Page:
Apple App Store took 65% of the $112 billion spent on apps in 2020

Posted:
in General Discussion edited December 2020
Amid an acceleration in mobile adoption during the COVID-19 pandemic, the iOS App Store continued its domination of app revenue, setting a new annual record.

Credit: Apple
Credit: Apple


According to a report from app analysis firm App Annie, the amount of money spent on the iOS App Store and the Google Play Store hit an estimated $112 billion in 2020, representing year-over-year growth of 25%. The ongoing coronavirus pandemic accelerated global mobile adoption by two or three years as users across the globe leaned on their smartphones to "connect, work, learn, play and escape."

About 65 cents out of every dollar spent on mobile app stores went to the iOS App Store, but App Annie notes that spend on Google Play is on track to grow 30%. Both app stores set new annual records in 2020.

Top growth markets for the iPhone and iPad App Store included the U.S., Japan, and the U.K. That differs from past years, in which the top markets were the U.S., China, and Japan. For Google's app store, the top markets included the U.S., South Korea, and Germany.

As far as the breakdown of revenue by app category, about 71 cents out of every dollar went to games on both iOS and Android. Among non-gaming categories, in-app subscriptions drove the most growth.

On iOS, the top categories for growth included Games, Photo and Video, and Social Networking. For Android, the top three categories were Games, Entertainment, and Social Networking.

Apple doesn't break out app Store revenue from its Services business during earnings call, but the broader Services category brought in $14.5 billion in Apple's fourth 2020 quarter. That set a new record high for the segment, and represented growth of 16.3% year-over-year.

The Cupertino tech giant also noted that individual Services like the App Store set new records during the fourth quarter. Apple hit 585 million paying subscribers during the period, and is on track to hit 600 million by the end of 2020.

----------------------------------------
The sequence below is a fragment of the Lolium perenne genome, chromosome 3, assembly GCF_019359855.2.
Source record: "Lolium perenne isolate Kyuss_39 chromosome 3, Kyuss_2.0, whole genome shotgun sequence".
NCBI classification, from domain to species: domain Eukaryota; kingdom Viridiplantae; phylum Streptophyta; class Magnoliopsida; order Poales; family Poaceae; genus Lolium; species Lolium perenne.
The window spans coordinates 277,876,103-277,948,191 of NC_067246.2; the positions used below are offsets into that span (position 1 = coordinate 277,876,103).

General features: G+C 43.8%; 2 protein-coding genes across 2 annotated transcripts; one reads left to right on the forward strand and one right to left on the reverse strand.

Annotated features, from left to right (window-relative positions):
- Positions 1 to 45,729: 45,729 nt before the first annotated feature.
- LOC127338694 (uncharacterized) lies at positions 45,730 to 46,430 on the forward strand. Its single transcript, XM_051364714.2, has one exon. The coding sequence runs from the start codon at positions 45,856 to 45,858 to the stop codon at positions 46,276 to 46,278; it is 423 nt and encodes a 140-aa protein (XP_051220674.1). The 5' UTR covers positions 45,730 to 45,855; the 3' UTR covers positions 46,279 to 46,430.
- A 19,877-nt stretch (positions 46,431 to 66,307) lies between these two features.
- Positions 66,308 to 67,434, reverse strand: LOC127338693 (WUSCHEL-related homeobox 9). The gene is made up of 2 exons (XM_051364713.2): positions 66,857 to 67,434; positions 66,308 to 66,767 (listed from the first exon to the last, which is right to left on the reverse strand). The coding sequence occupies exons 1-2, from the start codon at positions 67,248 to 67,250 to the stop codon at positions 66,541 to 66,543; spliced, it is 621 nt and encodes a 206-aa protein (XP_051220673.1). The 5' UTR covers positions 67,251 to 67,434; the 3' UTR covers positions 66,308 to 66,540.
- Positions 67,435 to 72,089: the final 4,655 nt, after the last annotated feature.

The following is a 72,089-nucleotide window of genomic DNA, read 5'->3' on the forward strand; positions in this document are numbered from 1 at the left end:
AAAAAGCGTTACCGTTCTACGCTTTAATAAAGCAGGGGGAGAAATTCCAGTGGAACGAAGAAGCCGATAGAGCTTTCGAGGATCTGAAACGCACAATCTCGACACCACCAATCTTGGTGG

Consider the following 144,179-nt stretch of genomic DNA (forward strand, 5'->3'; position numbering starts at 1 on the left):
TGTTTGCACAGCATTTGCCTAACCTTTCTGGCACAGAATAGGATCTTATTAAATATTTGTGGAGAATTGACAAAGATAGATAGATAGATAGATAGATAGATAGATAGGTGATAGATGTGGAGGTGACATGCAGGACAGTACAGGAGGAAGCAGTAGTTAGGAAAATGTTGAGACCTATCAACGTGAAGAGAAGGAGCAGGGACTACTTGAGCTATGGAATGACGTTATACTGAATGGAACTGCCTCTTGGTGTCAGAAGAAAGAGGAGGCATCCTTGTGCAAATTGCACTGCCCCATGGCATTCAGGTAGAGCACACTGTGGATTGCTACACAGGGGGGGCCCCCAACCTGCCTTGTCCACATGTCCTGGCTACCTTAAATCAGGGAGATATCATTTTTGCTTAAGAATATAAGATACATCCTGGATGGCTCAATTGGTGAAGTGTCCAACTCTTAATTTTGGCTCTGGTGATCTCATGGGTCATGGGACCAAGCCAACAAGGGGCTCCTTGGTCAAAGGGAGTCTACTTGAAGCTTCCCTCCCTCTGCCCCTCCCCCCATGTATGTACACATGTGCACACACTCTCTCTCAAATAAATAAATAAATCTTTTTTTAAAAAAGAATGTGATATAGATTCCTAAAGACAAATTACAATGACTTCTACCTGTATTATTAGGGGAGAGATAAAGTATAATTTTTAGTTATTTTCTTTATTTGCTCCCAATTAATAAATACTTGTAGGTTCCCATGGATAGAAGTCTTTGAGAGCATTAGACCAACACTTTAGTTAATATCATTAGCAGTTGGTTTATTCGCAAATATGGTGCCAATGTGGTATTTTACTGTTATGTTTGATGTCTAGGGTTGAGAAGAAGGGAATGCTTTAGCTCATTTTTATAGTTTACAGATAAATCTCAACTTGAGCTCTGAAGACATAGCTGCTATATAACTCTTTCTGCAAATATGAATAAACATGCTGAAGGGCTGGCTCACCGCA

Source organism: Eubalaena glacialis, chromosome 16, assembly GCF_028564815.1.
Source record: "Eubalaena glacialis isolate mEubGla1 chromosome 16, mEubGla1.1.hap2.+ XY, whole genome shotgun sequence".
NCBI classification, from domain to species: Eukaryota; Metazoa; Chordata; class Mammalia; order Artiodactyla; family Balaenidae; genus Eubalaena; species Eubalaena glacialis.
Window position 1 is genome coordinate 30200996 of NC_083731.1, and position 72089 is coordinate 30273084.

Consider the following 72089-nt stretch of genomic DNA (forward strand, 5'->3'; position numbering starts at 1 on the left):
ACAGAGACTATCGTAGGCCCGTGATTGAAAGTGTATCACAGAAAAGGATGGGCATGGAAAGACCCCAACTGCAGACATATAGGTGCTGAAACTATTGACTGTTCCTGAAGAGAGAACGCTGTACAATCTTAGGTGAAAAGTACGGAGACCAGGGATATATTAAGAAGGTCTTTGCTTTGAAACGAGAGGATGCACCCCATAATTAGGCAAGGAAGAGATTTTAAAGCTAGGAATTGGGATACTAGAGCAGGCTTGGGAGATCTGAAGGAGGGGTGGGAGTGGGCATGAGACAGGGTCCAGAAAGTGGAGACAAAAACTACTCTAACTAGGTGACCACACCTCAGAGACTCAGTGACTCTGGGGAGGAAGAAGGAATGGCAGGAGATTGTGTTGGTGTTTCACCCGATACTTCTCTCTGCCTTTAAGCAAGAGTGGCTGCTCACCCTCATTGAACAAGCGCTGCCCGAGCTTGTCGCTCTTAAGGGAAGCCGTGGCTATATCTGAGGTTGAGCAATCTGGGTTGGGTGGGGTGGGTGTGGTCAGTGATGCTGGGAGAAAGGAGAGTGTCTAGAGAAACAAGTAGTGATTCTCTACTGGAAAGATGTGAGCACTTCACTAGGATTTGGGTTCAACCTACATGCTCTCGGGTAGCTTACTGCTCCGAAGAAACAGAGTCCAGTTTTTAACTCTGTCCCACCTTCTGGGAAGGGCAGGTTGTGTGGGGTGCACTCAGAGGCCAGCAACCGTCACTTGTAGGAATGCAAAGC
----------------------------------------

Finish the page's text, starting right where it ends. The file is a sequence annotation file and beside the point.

Comments

  • Reply 1 of 9
    lkrupplkrupp Posts: 9,010member
    And iff Epic had its way the Apple App Store will take in 0% of the $112 billion
  • Reply 2 of 9
    BeatsBeats Posts: 2,103member
    Not enough. I want to see Apple take 80%.
  • Reply 3 of 9
    crowleycrowley Posts: 7,638member
    Given how many apps use advertising as a revenue model, do these numbers really mean all that much?  
  • Reply 4 of 9
    Rayz2016Rayz2016 Posts: 6,699member
    crowley said:
    Given how many apps use advertising as a revenue model, do these numbers really mean all that much?  

    Yes, they mean a lot. Because without revenue, the app store can't operate. 
    watto_cobra
  • Reply 5 of 9
    crowleycrowley Posts: 7,638member
    Rayz2016 said:
    crowley said:
    Given how many apps use advertising as a revenue model, do these numbers really mean all that much?  

    Yes, they mean a lot. Because without revenue, the app store can't operate.
    Sure it can. Both Apple and Google are more than capable of running app stores at a loss. Apple because they get revenue from hardware sales and Google because they get revenue from advertising sales. That's why I'm saying that the app store revenue alone is an incomplete and not particularly useful metric.
    muthuk_vanalingamtokyojimu
  • Reply 6 of 9
    crowley said:
    Rayz2016 said:
    crowley said:
    Given how many apps use advertising as a revenue model, do these numbers really mean all that much?  

    Yes, they mean a lot. Because without revenue, the app store can't operate.
    Sure it can. Both Apple and Google are more than capable of running app stores at a loss. Apple because they get revenue from hardware sales and Google because they get revenue from advertising sales. That's why I'm saying that the app store revenue alone is an incomplete and not particularly useful metric.
    I am going to agree with @crowley here. Let us do a comparison of the 4 biggest app stores in the US (in reverse order). Granted APKMirror, F-Droid etc. probably actually distribute far more apps than a couple on this list but they do so for free. These are the 4 biggest paid app stores.